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  • The oxidized phospholipid oxPAPC protects from septic shock by targeting the non-canonical inflammasome in macrophages.

The oxidized phospholipid oxPAPC protects from septic shock by targeting the non-canonical inflammasome in macrophages.

Nature communications (2018-03-10)
Lan H Chu, Mohanalaxmi Indramohan, Rojo A Ratsimandresy, Anu Gangopadhyay, Emily P Morris, Denise M Monack, Andrea Dorfleutner, Christian Stehlik
ABSTRACT

Lipopolysaccharide (LPS) of Gram-negative bacteria can elicit a strong immune response. Although extracellular LPS is sensed by TLR4 at the cell surface and triggers a transcriptional response, cytosolic LPS binds and activates non-canonical inflammasome caspases, resulting in pyroptotic cell death, as well as canonical NLRP3 inflammasome-dependent cytokine release. Contrary to the highly regulated multiprotein platform required for caspase-1 activation in the canonical inflammasomes, the non-canonical mouse caspase-11 and the orthologous human caspase-4 function simultaneously as innate sensors and effectors, and their regulation is unclear. Here we show that the oxidized phospholipid 1-palmitoyl-2-arachidonoyl-sn-glycero-3-phosphorylcholine (oxPAPC) inhibits the non-canonical inflammasome in macrophages, but not in dendritic cells. Aside from a TLR4 antagonistic role, oxPAPC binds directly to caspase-4 and caspase-11, competes with LPS binding, and consequently inhibits LPS-induced pyroptosis, IL-1β release and septic shock. Therefore, oxPAPC and its derivatives might provide a basis for therapies that target non-canonical inflammasomes during Gram-negative bacterial sepsis.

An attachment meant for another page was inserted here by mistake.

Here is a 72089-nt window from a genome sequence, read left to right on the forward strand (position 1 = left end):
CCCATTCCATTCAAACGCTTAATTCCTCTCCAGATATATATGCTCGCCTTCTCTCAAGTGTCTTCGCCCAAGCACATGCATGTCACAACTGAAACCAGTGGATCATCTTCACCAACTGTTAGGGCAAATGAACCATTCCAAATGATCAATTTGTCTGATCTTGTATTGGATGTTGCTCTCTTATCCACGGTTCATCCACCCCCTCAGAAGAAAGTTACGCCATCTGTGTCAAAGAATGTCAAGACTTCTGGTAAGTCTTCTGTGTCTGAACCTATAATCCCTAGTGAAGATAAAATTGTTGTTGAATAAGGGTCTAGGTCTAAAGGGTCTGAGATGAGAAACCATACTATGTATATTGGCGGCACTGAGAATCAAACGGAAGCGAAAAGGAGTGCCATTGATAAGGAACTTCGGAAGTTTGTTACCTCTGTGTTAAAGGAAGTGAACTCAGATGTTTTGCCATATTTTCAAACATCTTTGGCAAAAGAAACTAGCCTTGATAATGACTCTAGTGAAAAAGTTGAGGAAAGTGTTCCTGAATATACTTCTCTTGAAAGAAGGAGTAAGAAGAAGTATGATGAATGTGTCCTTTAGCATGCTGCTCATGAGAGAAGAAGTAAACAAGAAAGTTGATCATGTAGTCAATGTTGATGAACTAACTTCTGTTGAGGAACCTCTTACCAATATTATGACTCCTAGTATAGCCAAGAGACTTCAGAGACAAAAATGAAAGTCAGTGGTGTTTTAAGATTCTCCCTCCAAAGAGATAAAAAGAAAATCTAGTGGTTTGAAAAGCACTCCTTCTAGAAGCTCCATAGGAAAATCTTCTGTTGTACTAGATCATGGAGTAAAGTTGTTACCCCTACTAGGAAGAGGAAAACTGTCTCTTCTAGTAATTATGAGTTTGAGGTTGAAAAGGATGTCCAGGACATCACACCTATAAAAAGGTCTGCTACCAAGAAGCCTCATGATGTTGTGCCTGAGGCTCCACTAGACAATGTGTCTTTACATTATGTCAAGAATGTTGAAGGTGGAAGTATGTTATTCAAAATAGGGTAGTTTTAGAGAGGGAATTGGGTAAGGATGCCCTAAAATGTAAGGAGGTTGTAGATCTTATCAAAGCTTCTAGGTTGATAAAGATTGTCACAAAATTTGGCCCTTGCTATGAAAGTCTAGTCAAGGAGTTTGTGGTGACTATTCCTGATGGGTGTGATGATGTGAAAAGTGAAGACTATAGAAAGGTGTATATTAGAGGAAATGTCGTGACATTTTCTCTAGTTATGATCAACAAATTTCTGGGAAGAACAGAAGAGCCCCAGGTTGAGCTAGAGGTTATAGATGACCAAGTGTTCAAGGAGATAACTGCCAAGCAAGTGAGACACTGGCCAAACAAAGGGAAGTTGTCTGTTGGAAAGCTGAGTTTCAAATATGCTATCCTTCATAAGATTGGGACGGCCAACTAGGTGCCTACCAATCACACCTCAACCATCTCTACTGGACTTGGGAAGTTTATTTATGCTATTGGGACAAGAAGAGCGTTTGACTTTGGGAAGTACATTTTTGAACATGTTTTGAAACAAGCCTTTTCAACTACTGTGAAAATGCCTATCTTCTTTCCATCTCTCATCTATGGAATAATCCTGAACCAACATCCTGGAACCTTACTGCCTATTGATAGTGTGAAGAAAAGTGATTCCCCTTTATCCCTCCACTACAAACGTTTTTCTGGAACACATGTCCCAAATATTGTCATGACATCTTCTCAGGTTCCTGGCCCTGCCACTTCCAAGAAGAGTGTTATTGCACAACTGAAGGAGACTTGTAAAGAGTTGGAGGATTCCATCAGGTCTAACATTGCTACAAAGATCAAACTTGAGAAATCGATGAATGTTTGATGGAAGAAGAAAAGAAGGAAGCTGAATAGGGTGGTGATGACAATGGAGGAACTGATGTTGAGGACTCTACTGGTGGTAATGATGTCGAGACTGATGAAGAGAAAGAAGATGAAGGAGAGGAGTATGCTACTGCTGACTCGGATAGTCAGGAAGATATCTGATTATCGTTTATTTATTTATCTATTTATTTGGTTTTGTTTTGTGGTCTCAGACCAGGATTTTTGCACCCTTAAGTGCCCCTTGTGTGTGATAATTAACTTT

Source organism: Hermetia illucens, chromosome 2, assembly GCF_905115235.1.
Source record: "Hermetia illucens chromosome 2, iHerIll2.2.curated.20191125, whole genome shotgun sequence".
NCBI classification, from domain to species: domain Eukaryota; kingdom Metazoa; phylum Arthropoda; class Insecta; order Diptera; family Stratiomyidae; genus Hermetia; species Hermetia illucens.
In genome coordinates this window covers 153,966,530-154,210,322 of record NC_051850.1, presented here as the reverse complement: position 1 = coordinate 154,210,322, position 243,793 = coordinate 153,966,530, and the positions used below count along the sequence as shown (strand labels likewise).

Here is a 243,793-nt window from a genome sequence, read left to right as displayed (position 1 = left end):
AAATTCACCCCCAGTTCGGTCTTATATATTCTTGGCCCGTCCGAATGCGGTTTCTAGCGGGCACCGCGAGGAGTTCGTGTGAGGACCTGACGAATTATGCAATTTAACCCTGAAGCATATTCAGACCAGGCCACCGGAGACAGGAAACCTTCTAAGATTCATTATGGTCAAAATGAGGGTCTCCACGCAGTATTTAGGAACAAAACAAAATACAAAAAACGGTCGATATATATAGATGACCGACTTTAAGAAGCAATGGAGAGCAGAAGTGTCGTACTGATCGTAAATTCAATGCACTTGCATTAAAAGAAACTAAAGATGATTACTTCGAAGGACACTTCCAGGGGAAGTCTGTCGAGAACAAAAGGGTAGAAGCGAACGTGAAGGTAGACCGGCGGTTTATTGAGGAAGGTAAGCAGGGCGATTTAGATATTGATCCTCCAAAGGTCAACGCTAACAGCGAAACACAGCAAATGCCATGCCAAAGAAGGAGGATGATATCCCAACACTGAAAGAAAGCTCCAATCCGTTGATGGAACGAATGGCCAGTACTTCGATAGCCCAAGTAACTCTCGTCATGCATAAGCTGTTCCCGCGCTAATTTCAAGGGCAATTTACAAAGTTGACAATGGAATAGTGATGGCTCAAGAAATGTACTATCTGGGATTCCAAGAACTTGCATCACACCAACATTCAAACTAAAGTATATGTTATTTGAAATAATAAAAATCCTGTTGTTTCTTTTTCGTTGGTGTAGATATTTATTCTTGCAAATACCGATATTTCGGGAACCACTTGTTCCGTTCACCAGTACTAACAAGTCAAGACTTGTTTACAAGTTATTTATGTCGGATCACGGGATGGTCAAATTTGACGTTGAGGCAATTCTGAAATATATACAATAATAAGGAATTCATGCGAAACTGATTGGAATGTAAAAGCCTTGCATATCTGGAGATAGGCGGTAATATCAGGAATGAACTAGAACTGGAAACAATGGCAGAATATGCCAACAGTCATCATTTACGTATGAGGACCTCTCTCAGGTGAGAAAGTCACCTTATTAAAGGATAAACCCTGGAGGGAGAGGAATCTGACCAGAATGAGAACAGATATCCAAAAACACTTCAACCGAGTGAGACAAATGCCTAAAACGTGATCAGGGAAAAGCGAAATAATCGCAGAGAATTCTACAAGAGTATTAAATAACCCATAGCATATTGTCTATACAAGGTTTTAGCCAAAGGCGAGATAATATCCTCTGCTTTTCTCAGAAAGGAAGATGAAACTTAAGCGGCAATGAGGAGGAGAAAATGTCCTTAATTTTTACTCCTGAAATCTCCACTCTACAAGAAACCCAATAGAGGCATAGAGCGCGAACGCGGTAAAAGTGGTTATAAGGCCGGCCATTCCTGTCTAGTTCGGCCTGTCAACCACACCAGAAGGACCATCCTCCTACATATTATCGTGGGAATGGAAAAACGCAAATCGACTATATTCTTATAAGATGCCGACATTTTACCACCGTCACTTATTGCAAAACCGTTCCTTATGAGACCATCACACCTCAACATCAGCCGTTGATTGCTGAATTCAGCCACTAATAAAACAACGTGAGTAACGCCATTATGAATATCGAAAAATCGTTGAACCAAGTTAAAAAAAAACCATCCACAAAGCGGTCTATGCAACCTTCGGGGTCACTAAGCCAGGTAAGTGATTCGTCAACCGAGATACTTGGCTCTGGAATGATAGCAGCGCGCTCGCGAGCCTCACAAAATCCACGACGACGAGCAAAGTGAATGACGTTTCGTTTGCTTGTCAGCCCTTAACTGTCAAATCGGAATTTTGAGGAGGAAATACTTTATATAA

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Anti-GSDMD (126-138) antibody produced in rabbit, IgG fraction of antiserum, buffered aqueous solution